The prices are no deterrent for those eager to be 'different' or seeking exotic pets as status symbols.
Akshara Srivastava, Shine Jacob & Ishita Ayan Dutt report.
White-lipped tamarin is a type of monkey that lives in the Amazon area of Brazil and Bolivia.
Prevost’s squirrel is a colourful species from the forests in the Thai-Malay Peninsula and nearby islands.
Sugar gliders are tiny marsupials — 6.3 to 8.3 inches in length — native to Australia.
In mid-May, all three were present at the Chennai international airport as customs officials thwarted attempts to smuggle in a bunch of exotic animals concealed inside bags.
A few days later, on May 24, as many as 468 exotic animals — tortoises, snakes, lizards, and wildcat — were seized in Mizoram.
All these were meant to be sold as pets in India, a few to the local zoos.
They can fetch between Rs 1,500 and Rs 150,000 apiece, depending on the species, age, size, and country of origin.
In the market for exotics, the African grey parrot sits on a perch of its own, with a price tag frequently higher than Rs 125,000, said a source.
The prices are no deterrent for those eager to be ‘different’ or seeking exotic pets as status symbols.
In a voluntary disclosure scheme for exotic live species in 2020, animal or plant, 32,645 people applied.
According to a Traffic India report titled High Flying, more than 70,000 native and exotic wild animals, including their body parts or derivatives (weighing around 4,000 kg), were seized at Indian airports between 2011 and 2020.
“The cost of an iguana can range from Rs 20,000 to Rs 50,000, depending on their size.
"Baby macaws are priced around Rs 1.5 lakh, and a cockatiel around Rs 6,000,” said an exotic pet shop owner in Chennai.
Another pet shop owner in Uttar Pradesh said he sells iguanas starting from Rs 8,000, depending on the size.
“These iguanas were earlier brought in from Florida but are now being bred in Kerala,” he added.
Apart from iguanas, the exotic pets most in demand include the red-eared slider turtle, tarantulas, ball pythons, macaws, and the African grey parrot.
“Exotic animals, particularly non-native species, attract the attention of ‘collectors’ who consider them objects.
"The situation is complicated by the status symbol associated with ‘owning’ exotic pets,” said Rajlakshmi Kanjilal, who specialises in animal studies.
A pet shop owner in Kolkata said he gets requests for exotic species such as Rosella, Conures, Persian cats and dogs once every month or two.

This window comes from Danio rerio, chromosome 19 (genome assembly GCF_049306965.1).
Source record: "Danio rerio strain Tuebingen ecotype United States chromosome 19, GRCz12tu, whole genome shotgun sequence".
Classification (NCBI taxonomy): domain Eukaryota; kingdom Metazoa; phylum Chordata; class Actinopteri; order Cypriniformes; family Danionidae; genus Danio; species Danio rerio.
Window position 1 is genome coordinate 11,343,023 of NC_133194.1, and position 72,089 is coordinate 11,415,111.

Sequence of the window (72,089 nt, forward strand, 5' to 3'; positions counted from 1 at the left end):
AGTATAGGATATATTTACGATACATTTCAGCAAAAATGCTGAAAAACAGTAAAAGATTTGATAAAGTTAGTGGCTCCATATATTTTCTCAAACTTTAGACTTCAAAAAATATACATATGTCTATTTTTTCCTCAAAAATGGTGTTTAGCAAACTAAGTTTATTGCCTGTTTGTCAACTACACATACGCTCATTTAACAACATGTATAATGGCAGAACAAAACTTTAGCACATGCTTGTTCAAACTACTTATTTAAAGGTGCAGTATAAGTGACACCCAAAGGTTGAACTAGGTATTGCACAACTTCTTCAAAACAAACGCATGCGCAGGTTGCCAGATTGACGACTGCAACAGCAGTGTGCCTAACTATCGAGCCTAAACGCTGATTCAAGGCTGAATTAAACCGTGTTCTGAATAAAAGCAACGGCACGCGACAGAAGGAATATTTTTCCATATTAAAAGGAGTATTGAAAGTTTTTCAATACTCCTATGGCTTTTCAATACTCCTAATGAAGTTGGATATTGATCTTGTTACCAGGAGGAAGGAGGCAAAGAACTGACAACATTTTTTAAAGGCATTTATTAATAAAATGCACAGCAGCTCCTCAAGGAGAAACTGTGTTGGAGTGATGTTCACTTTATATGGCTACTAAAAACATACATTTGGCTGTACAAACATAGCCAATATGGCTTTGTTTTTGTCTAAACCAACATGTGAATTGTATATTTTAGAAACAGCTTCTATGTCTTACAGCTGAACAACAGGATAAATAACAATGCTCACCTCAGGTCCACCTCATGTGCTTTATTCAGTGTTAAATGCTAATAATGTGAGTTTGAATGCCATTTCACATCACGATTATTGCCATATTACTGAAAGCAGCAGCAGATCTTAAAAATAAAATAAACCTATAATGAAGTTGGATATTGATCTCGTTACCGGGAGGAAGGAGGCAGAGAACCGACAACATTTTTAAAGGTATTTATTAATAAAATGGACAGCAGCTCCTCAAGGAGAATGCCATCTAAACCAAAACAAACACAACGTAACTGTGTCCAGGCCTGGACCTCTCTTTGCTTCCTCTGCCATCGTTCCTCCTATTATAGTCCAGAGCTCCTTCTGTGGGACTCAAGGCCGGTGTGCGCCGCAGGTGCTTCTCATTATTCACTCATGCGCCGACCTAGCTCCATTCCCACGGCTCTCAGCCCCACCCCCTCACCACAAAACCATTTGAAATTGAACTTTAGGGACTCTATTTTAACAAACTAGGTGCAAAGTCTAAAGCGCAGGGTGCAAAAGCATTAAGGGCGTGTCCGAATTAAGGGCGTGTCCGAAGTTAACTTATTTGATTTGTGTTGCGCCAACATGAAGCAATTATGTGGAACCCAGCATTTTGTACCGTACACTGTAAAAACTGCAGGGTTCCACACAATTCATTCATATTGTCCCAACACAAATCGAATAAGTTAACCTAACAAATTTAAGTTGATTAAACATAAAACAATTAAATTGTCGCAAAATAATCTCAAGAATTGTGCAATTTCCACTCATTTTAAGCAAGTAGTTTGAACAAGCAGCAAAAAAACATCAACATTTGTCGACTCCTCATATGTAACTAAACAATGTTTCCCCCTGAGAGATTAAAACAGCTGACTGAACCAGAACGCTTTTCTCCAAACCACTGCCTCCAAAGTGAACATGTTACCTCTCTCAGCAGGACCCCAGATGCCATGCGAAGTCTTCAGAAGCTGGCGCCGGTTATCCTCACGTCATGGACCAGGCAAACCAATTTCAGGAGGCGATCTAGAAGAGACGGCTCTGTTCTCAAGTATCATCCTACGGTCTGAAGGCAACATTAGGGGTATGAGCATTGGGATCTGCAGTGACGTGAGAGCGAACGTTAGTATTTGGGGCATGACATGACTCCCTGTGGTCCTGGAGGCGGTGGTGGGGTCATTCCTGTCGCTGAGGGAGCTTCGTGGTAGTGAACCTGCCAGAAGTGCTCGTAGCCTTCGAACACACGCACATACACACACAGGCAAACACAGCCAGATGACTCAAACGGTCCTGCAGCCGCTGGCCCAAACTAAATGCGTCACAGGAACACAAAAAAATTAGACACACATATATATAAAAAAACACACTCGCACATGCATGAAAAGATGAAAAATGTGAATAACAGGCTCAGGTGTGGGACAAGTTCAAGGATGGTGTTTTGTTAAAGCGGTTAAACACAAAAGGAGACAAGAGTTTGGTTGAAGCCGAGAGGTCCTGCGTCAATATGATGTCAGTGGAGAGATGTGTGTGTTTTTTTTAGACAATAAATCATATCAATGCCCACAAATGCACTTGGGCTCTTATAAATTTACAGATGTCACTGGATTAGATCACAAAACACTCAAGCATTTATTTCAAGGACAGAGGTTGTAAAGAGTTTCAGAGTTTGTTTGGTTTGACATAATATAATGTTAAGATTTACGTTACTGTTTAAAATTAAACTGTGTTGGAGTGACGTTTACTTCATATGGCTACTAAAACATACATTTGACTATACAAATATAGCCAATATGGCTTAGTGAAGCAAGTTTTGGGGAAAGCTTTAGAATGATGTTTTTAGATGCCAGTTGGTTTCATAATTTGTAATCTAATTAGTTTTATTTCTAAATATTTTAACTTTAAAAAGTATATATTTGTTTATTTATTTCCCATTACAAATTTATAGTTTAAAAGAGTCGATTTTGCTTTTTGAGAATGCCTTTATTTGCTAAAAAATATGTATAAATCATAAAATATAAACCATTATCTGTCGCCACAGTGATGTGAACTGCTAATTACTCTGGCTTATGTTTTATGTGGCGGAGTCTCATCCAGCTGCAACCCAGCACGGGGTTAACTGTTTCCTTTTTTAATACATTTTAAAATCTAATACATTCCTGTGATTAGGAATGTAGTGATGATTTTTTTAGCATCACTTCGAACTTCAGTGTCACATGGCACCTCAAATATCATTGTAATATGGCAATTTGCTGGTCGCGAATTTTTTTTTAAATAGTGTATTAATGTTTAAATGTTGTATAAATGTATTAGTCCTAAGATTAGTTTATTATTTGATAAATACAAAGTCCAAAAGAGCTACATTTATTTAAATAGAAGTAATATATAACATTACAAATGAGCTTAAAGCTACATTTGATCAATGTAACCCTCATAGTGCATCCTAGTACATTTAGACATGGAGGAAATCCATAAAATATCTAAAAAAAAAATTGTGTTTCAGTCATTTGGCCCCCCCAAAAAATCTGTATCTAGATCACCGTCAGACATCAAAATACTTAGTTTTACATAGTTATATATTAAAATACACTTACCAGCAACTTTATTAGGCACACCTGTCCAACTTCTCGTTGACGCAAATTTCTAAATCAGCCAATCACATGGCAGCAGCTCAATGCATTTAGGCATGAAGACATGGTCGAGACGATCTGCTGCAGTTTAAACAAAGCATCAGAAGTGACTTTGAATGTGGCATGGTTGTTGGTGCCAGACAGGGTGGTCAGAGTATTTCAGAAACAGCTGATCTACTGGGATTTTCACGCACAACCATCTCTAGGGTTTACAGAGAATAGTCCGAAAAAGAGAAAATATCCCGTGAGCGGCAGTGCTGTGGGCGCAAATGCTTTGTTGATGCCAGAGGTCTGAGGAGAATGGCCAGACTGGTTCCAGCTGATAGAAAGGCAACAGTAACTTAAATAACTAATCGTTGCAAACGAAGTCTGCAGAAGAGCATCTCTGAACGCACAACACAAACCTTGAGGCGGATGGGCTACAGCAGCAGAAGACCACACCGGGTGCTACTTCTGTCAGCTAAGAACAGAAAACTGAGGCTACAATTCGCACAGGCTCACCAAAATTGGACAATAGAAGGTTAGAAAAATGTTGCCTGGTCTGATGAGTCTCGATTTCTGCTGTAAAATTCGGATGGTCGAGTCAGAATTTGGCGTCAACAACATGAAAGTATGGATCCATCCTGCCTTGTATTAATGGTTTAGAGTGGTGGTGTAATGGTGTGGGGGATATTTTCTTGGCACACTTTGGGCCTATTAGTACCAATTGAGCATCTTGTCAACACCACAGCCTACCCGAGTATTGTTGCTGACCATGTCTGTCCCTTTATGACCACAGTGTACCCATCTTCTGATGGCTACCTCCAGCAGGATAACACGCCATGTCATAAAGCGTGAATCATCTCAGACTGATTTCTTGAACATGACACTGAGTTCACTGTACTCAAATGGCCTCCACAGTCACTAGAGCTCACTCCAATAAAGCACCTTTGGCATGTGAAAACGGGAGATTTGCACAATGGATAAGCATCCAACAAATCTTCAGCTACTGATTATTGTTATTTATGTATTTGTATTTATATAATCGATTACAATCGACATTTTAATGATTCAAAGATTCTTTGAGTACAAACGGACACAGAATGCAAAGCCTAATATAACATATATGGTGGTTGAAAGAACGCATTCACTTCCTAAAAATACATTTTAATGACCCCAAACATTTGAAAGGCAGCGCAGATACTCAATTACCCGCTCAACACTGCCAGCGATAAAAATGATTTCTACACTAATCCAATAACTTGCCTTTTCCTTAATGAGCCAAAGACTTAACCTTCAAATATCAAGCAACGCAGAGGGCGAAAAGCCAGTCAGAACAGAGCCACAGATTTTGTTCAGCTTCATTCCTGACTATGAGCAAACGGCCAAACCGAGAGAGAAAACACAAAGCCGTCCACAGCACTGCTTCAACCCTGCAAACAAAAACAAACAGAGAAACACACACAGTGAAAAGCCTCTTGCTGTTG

Normally, they are priced at Rs 10,000 and above.
Since 1976, India has been a member of the Convention on International Trade in Endangered Species of Wild Fauna and Flora (Cites), an international agreement between governments that aims to ensure international trade in specimens of wild animals and plants does not threaten their survival.
“But, while animals under Cites will get some protection by way of licences, there is no law governing their trade once these animals are inside the Indian limits,” said Jose Louies, who heads the wildlife crime control division at the Wildlife Trust of India.
India is not merely a destination for exotic species, it is also a source for such trade.
“Some Indian species are smuggled out.
"These are turtle species for live pets, animal products like pangolin scales, tiger skin and body parts, elephant ivory, and tokay geckos.
"Snake venom comes into India and goes out,” said Agni Mitra, Regional Deputy Director, Wildlife Crime Control Bureau-Eastern Region.
The Indian hill mynah is one of the most sought-after pets as it mimics human sounds.
“The Wildlife (Protection) Act, 1972, only prohibits trading in native species.
"Non-native animals pose a loophole, as they are not covered under the law,” said Kartick Satyanarayan, co-founder and CEO of Wildlife SOS.
Conservationists hope Parliament will pass the wildlife (protection) amendment bill, 2021 this year, helping increase the purview of the law.